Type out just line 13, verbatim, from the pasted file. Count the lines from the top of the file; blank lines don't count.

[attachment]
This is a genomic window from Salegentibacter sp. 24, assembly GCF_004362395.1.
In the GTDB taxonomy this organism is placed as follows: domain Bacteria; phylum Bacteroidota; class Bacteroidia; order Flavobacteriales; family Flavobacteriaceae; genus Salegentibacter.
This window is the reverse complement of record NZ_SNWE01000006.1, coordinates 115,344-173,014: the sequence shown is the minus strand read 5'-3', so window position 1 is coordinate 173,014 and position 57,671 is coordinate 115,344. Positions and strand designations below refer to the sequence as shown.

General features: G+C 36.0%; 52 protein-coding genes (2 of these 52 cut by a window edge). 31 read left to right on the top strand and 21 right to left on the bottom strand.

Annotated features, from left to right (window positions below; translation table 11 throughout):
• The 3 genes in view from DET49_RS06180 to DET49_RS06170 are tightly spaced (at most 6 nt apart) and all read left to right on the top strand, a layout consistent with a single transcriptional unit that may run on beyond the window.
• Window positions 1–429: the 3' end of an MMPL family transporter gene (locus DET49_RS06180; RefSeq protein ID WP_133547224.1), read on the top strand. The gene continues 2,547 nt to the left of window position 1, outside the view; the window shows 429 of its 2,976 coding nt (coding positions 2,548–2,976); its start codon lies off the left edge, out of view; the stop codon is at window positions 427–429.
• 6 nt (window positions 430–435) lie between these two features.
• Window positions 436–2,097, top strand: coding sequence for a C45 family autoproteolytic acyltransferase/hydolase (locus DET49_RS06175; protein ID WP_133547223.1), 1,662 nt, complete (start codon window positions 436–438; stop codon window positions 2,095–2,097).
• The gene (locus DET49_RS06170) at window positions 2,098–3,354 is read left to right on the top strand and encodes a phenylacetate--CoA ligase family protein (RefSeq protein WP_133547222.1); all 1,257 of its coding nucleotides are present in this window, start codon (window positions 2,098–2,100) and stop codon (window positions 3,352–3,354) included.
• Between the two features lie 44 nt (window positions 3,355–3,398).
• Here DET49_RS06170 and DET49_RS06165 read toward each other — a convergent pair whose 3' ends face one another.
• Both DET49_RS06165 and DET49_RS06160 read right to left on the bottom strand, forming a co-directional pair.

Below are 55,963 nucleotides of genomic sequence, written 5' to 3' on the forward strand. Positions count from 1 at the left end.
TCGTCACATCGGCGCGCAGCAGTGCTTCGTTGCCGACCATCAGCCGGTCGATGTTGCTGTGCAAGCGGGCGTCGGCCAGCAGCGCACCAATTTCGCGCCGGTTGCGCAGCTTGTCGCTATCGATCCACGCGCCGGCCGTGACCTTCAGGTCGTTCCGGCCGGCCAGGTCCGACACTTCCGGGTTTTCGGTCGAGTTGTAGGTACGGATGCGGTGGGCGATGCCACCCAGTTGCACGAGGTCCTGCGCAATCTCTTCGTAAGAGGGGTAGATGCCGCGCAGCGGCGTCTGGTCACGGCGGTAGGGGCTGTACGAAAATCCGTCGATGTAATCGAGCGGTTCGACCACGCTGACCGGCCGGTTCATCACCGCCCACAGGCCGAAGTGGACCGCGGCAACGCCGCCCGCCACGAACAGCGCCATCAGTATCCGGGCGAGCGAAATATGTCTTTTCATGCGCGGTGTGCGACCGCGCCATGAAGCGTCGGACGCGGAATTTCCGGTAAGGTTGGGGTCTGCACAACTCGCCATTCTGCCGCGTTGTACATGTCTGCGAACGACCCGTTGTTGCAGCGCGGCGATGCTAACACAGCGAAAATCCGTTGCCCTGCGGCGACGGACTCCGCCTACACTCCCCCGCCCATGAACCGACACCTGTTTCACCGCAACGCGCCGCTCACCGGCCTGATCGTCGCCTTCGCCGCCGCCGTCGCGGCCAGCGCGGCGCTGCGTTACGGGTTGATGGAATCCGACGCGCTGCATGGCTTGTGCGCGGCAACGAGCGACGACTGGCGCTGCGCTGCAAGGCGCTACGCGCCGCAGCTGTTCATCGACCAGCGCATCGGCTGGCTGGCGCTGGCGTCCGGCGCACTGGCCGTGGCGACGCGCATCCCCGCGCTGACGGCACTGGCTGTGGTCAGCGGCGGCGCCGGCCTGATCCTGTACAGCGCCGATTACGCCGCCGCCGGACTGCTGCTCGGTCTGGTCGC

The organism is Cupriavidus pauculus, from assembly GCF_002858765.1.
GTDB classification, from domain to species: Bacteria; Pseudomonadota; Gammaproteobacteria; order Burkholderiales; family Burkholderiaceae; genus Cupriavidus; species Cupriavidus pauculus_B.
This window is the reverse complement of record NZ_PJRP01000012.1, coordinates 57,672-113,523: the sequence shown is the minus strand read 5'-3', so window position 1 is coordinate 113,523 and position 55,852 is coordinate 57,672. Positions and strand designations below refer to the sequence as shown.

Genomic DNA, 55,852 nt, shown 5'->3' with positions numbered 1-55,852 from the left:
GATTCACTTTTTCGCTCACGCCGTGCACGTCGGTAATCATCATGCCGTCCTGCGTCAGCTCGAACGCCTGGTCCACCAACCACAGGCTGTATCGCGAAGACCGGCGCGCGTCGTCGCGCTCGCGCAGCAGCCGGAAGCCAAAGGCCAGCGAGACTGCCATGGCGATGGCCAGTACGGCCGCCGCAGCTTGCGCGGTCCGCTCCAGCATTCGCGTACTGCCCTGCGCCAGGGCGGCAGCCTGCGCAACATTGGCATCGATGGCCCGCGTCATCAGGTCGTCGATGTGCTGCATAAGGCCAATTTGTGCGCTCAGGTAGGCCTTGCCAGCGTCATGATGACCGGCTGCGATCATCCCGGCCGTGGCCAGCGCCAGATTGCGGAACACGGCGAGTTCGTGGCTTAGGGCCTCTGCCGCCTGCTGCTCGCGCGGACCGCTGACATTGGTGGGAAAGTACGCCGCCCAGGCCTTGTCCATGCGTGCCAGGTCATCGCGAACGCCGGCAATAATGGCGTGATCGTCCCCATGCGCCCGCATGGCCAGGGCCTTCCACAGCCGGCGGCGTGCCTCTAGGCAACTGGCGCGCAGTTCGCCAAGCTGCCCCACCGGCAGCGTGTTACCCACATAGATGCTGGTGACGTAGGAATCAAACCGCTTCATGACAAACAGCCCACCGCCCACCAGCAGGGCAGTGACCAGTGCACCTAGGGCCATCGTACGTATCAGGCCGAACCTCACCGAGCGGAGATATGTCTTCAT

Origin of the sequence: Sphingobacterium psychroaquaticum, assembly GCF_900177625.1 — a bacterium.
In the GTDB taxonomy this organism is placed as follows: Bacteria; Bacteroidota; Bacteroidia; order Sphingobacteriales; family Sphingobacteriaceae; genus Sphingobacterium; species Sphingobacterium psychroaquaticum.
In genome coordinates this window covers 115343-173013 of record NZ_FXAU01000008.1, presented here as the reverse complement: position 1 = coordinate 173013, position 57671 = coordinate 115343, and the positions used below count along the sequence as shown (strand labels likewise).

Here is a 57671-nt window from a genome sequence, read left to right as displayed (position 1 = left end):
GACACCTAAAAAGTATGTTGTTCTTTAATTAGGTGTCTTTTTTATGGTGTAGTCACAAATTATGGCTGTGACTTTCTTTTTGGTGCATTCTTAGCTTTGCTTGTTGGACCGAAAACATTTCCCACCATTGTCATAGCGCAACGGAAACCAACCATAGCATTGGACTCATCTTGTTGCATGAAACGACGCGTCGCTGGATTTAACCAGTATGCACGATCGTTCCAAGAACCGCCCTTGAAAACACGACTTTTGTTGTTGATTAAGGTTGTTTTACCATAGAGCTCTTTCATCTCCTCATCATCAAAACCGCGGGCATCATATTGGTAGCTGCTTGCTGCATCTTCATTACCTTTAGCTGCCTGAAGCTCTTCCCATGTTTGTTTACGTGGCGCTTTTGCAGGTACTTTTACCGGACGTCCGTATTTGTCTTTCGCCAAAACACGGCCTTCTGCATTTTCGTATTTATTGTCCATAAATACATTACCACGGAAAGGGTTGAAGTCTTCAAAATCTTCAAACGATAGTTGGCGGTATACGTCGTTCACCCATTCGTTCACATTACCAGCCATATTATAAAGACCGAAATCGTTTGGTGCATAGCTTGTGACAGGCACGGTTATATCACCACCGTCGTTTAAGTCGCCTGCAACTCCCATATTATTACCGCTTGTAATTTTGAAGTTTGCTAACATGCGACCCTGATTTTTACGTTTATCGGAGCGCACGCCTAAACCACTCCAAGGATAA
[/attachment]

• Both DET49_RS06165 and DET49_RS06160 read right to left on the bottom strand, forming a co-directional pair.